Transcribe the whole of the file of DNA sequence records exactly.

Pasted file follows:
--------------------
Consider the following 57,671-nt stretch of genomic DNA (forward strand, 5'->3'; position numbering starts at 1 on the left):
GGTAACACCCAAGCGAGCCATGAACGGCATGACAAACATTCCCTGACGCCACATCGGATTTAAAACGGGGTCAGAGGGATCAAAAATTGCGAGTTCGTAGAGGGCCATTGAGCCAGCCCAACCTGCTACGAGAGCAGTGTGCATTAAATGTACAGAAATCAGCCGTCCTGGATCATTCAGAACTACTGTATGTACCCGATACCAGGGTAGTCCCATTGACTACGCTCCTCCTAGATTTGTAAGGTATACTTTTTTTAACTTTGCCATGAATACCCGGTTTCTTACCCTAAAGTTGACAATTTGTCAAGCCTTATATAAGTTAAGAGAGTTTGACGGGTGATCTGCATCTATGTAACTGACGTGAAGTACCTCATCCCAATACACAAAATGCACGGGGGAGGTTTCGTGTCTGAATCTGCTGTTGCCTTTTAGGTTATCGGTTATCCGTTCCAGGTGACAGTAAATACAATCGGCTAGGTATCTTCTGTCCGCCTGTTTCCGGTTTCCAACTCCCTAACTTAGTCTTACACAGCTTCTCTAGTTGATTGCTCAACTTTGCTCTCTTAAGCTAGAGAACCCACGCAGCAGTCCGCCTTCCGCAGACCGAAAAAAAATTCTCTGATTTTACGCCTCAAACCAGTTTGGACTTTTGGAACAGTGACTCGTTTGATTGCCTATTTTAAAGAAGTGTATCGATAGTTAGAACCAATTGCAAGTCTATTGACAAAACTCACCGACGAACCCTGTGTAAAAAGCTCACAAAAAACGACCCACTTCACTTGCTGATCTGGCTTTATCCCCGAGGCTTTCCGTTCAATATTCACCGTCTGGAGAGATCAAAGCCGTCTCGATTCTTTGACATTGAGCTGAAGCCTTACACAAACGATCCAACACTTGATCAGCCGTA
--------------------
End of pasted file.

Consider the following 57,671-nt stretch of genomic DNA (forward strand, 5'->3'; position numbering starts at 1 on the left):
GGTAACACCCAAGCGAGCCATGAACGGCATGACAAACATTCCCTGACGCCACATCGGATTTAAAACGGGGTCAGAGGGATCAAAAATTGCGAGTTCGTAGAGGGCCATTGAGCCAGCCCAACCTGCTACGAGAGCAGTGTGCATTAAATGTACAGAAATCAGCCGTCCTGGATCATTCAGAACTACTGTATGTACCCGATACCAGGGTAGTCCCATTGACTACGCTCCTCCTAGATTTGTAAGGTATACTTTTTTTAACTTTGCCATGAATACCCGGTTTCTTACCCTAAAGTTGACAATTTGTCAAGCCTTATATAAGTTAAGAGAGTTTGACGGGTGATCTGCATCTATGTAACTGACGTGAAGTACCTCATCCCAATACACAAAATGCACGGGGGAGGTTTCGTGTCTGAATCTGCTGTTGCCTTTTAGGTTATCGGTTATCCGTTCCAGGTGACAGTAAATACAATCGGCTAGGTATCTTCTGTCCGCCTGTTTCCGGTTTCCAACTCCCTAACTTAGTCTTACACAGCTTCTCTAGTTGATTGCTCAACTTTGCTCTCTTAAGCTAGAGAACCCACGCAGCAGTCCGCCTTCCGCAGACCGAAAAAAAATTCTCTGATTTTACGCCTCAAACCAGTTTGGACTTTTGGAACAGTGACTCGTTTGATTGCCTATTTTAAAGAAGTGTATCGATAGTTAGAACCAATTGCAAGTCTATTGACAAAACTCACCGACGAACCCTGTGTAAAAAGCTCACAAAAAACGACCCACTTCACTTGCTGATCTGGCTTTATCCCCGAGGCTTTCCGTTCAATATTCACCGTCTGGAGAGATCAAAGCCGTCTCGATTCTTTGACATTGAGCTGAAGCCTTACACAAACGATCCAACACTTGATCAGCCGTA